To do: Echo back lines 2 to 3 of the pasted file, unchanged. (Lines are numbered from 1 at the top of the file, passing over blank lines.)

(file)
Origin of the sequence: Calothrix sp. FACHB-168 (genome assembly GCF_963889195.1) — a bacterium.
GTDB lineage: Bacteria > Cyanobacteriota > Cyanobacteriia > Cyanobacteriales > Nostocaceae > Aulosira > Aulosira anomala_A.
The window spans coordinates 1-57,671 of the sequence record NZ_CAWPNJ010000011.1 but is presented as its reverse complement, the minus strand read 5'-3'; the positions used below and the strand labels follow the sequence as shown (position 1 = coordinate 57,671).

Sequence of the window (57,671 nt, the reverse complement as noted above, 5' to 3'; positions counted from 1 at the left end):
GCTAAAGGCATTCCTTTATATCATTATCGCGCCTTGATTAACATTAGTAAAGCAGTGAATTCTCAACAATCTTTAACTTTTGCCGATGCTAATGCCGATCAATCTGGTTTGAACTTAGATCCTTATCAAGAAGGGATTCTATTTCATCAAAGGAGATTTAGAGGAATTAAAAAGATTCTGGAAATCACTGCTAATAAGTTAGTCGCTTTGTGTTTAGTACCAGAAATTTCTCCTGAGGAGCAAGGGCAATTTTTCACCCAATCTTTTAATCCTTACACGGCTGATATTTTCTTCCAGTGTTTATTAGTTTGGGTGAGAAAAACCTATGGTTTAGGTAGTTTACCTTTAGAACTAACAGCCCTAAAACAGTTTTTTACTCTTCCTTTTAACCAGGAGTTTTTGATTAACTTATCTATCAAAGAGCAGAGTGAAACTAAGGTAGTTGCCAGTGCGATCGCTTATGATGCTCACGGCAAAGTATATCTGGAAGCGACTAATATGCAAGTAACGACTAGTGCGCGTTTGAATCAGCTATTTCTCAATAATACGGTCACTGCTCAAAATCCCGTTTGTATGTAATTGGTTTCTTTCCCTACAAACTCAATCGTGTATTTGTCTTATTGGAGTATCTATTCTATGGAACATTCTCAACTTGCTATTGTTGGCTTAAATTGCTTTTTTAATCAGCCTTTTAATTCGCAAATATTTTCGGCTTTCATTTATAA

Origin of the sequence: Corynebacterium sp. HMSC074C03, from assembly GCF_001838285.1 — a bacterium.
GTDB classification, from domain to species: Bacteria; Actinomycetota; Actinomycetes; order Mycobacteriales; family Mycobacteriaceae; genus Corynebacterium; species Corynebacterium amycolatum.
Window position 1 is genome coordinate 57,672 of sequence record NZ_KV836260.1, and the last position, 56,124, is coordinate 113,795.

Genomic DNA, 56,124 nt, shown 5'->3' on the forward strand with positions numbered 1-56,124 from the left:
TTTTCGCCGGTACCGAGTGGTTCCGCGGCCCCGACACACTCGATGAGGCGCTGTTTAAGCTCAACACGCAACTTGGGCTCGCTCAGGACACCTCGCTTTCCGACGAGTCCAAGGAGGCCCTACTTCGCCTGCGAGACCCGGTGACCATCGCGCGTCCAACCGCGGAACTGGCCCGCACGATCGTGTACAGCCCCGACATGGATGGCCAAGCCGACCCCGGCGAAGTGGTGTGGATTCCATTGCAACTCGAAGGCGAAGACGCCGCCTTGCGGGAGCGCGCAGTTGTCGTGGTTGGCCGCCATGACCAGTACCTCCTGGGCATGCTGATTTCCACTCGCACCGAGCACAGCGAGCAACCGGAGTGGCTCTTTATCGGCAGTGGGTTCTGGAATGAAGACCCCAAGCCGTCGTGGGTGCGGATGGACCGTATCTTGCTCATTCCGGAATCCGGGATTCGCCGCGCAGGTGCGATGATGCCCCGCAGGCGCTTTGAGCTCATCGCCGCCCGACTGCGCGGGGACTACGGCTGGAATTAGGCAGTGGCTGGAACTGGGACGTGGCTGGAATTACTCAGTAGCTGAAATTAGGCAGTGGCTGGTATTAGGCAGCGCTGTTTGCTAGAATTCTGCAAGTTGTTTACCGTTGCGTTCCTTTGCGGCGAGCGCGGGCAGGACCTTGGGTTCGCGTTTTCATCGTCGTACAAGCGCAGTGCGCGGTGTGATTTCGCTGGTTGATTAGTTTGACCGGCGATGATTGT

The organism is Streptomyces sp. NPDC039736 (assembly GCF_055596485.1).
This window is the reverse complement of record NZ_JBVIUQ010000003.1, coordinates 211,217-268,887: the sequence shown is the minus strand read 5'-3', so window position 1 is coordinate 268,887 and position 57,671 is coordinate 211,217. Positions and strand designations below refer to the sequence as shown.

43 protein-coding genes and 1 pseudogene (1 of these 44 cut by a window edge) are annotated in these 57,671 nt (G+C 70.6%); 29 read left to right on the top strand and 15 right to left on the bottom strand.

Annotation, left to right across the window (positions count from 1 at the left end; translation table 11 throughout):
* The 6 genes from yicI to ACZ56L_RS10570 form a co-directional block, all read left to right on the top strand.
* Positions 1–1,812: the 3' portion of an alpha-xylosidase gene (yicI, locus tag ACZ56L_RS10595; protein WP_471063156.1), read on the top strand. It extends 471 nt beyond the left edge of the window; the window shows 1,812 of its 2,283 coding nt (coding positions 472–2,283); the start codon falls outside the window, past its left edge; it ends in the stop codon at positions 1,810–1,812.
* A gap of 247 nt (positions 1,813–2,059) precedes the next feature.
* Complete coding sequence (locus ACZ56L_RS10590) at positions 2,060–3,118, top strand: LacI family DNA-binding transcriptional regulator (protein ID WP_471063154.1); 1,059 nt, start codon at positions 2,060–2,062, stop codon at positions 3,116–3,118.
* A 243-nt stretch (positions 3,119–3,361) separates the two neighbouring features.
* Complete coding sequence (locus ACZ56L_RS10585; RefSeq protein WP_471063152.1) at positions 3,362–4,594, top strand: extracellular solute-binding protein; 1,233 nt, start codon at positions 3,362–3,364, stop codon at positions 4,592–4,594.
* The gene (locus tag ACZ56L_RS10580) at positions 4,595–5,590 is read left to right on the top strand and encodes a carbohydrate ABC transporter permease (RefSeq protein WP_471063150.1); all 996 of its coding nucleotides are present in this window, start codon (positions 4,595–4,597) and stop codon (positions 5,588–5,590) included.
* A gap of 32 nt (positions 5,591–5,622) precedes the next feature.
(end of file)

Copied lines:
GTDB lineage: Bacteria > Cyanobacteriota > Cyanobacteriia > Cyanobacteriales > Nostocaceae > Aulosira > Aulosira anomala_A.
The window spans coordinates 1-57,671 of the sequence record NZ_CAWPNJ010000011.1 but is presented as its reverse complement, the minus strand read 5'-3'; the positions used below and the strand labels follow the sequence as shown (position 1 = coordinate 57,671).